Saturday, February 25, 2006

No substitutions, exchanges or refunds

279. Kale with Chorizo and Poached Egg
280. Chick Peas with Sorrel

These two recipes are some of the last remaining recipes from the One & Two chapter. They've been left this long primarily because of the impossible-to-find ingredients - kale and sorrel. However, after much googling and sleepless nights, I found out exactly what kale and sorrel are, and what other vegetables I could substitute for them.

Kale is like collard greens: a thick, dark cabbage-like leaf with a "distinctive" flavour, apparently. Luckily for me, Nigella herself suggests a substitute for kale in the recipe - baby spinach and watercress. Watercress is only available in Australia occasionally, and I regularly substitute peppery rocket for watercress in recipes, which is what I did today.

About the sorrel, google told me (via a friend), that watercress is an acceptable substitute. Again, I used rocket. But having looked at the recipe again, I see that Nigella's inspiration for the chick pea and sorrel recipe was the "Middle-Eastern way with chick peas... sour with lemon juice and thick with spinach". So if you feel like making this recipe (and I do believe it is well worth it), you could use spinach and lemon.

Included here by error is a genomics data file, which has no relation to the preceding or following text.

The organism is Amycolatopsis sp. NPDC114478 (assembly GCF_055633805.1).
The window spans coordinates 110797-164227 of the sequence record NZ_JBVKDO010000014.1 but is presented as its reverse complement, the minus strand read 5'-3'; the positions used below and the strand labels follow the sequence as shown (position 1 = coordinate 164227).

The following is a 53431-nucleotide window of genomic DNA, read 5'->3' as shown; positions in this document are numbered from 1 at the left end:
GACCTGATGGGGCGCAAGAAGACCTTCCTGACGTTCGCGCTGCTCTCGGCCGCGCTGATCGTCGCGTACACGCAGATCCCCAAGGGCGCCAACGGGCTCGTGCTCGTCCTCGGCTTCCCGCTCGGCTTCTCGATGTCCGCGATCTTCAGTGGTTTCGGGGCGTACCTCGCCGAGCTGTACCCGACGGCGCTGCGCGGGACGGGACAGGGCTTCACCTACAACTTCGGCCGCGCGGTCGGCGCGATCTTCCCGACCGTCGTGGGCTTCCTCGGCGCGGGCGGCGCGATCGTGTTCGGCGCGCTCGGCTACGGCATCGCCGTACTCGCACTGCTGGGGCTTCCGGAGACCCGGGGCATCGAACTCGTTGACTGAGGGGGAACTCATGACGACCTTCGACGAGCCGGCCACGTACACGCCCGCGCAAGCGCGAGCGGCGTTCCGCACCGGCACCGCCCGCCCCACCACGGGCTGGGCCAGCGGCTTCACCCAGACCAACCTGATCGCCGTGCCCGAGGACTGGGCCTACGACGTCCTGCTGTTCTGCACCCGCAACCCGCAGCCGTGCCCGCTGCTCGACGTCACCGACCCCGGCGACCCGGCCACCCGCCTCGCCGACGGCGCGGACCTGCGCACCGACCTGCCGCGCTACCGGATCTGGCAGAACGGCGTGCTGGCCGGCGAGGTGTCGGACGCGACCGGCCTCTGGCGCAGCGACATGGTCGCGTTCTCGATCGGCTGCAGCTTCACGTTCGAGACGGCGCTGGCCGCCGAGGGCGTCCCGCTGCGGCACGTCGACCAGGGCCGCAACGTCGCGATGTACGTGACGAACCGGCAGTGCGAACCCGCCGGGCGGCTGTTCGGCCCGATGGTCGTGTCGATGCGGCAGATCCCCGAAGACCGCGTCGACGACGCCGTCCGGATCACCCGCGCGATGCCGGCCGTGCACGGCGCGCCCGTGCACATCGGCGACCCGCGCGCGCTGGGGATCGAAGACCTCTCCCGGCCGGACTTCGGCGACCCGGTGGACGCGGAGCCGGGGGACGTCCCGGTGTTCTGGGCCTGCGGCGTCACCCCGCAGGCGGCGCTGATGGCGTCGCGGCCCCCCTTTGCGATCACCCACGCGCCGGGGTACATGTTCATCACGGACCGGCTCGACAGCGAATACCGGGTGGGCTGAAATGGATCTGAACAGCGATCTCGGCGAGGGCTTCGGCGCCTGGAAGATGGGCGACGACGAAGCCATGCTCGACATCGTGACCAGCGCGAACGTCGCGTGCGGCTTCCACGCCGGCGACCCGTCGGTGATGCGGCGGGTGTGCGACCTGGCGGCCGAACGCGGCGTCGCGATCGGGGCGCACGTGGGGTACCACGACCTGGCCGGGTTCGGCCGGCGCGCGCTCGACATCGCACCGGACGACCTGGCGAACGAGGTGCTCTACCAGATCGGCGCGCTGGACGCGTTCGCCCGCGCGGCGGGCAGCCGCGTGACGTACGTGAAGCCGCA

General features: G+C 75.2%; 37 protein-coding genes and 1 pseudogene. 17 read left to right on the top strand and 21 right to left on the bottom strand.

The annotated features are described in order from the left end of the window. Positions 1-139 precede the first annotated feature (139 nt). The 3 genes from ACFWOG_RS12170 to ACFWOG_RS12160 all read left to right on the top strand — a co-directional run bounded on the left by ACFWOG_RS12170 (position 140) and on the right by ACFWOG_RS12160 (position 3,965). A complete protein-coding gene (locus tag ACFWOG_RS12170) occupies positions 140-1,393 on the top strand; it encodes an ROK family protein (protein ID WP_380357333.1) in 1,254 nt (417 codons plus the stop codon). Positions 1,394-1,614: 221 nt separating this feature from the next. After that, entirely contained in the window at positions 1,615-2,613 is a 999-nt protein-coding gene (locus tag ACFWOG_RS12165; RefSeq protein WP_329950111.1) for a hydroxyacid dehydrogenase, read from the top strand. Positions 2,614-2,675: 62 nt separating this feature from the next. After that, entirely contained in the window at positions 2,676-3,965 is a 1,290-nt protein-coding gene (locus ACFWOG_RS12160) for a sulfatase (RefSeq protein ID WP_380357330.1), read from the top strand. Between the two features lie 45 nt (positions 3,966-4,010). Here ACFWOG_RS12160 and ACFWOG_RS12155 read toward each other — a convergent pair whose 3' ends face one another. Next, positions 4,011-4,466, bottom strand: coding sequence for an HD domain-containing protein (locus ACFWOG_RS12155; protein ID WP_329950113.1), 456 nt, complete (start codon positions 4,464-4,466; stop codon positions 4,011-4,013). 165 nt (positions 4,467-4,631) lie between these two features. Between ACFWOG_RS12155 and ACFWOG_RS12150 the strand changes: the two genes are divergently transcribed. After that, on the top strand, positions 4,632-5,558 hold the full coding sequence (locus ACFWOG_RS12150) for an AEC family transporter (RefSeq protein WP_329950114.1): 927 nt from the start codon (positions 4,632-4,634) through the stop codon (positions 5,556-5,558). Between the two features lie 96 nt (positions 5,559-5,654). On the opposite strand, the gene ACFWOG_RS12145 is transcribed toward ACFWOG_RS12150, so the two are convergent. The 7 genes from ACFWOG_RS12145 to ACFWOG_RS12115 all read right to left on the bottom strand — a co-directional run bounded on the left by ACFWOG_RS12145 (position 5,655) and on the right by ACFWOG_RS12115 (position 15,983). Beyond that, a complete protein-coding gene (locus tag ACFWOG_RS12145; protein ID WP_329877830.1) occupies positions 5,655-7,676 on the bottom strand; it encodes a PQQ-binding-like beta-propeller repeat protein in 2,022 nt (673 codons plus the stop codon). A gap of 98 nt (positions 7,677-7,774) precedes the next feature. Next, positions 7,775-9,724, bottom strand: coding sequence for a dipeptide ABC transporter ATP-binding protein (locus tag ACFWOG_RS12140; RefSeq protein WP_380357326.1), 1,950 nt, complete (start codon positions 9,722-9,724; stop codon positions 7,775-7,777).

Nigella doesn't suggest that these two recipes be eaten together; rather she designates them (in smaller quantities) for solitary suppers. But seeing as the whole family was home for lunch today, and I thought we'd all like these dishes, I made both, in bigger quantities.

Neither is too complicated - for the chorizo dish, you chop it up and cook it in some oil, then stir in your green vegetable of choice until wilted, and top with poached eggs. As you can see from my photo below, I'm not a highly-skilled egg poacher, but they turned out edible and decent-looking nonetheless.

chorizo eggs

For the chick peas, you cook some onion, garlic, cumin and dried chilli until soft, then wilt your green leaves in the onion mixture, before adding some chick peas and stirring until warmed through.

chick peas

As I said, Nigella doesn't say that these two dishes should accompany each other, but they do make a good pair - the rich and highly-flavoured chorizo works well against the slightly bland graininess of the chickpeas. They only took about 30 minutes in total to make, and were very delicious.

I'm not sure what real kale and sorrel taste like, but eating these dishes, even with the substitutions, didn't feel like we were missing anything at all.

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